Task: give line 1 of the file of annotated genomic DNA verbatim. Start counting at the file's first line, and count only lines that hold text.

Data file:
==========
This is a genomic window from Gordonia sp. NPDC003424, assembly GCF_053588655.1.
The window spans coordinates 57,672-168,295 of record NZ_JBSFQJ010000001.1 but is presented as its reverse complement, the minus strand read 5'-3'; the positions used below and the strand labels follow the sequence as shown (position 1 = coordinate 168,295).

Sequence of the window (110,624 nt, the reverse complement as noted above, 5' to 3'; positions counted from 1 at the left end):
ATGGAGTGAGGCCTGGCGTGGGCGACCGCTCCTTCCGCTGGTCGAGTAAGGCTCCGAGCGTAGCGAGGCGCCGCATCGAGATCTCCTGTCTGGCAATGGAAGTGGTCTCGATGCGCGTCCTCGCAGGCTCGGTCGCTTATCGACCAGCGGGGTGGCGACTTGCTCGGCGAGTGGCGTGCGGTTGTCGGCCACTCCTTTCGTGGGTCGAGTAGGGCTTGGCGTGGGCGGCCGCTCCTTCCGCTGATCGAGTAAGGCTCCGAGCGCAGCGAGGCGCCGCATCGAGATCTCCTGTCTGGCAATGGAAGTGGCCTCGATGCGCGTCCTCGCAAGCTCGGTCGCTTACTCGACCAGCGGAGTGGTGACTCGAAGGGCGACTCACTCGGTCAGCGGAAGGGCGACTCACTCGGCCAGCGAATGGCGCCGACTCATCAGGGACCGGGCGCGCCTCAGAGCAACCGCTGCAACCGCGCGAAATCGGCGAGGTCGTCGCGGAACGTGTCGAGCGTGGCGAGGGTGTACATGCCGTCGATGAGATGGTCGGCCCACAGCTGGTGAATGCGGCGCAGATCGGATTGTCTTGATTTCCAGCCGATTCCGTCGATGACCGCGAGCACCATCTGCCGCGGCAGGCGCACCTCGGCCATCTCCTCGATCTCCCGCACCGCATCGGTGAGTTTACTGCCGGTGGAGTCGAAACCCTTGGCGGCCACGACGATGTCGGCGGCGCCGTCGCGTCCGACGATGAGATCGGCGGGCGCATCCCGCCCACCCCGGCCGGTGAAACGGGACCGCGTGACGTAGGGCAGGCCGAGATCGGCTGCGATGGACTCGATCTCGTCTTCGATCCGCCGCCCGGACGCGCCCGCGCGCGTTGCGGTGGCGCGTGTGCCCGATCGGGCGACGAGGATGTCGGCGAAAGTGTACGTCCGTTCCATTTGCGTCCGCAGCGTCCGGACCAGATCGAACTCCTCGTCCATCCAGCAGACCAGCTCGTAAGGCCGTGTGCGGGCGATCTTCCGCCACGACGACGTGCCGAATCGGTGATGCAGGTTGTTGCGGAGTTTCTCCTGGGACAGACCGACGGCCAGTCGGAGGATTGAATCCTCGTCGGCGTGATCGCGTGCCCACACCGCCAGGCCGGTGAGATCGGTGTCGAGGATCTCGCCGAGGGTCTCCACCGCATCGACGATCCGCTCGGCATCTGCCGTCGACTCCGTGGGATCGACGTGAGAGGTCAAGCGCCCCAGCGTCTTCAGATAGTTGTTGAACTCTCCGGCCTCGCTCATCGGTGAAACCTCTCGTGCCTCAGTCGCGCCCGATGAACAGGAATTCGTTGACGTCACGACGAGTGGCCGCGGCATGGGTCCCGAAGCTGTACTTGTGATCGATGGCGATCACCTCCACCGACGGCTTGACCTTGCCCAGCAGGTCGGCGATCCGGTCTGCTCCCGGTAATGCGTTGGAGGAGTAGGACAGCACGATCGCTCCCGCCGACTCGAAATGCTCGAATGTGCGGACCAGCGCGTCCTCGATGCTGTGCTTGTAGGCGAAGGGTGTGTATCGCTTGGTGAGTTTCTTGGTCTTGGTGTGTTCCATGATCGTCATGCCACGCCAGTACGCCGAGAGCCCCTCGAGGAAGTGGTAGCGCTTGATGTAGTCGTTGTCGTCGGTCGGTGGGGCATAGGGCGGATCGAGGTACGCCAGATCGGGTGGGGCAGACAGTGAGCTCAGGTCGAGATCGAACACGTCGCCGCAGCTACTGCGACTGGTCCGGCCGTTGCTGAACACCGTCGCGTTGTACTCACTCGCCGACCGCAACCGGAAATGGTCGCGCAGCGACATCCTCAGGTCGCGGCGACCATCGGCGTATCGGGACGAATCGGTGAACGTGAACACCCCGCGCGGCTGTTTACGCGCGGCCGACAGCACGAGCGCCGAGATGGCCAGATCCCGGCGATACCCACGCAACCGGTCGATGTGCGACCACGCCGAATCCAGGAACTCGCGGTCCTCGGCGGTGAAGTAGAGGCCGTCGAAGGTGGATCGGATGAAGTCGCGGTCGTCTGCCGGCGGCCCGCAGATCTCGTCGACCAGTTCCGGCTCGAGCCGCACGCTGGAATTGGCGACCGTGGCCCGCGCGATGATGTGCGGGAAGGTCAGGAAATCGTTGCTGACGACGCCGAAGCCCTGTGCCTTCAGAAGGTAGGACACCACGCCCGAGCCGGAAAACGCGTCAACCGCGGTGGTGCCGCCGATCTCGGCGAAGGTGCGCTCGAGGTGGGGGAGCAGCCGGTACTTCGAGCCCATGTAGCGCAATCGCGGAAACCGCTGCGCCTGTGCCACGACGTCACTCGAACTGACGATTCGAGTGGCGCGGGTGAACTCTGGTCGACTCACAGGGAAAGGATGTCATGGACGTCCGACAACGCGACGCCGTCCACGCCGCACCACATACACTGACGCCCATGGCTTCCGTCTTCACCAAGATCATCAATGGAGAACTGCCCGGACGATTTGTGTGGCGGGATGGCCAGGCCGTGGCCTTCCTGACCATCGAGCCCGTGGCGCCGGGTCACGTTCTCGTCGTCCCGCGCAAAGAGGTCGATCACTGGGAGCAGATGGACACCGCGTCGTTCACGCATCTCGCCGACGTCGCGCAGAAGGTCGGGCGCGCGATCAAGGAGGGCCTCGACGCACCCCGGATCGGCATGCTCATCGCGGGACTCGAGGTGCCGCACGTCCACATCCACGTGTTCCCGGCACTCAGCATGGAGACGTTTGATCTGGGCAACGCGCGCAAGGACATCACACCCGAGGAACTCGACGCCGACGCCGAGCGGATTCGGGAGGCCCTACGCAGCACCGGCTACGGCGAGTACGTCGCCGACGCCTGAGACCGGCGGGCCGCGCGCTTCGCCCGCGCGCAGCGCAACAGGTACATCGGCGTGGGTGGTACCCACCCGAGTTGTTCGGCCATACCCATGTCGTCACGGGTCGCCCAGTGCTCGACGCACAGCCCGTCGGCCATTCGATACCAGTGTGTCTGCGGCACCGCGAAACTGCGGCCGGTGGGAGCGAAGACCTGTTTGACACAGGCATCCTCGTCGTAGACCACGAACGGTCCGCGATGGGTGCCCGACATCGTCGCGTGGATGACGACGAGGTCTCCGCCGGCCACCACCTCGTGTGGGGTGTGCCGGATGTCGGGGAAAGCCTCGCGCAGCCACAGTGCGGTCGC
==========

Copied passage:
This is a genomic window from Gordonia sp. NPDC003424, assembly GCF_053588655.1.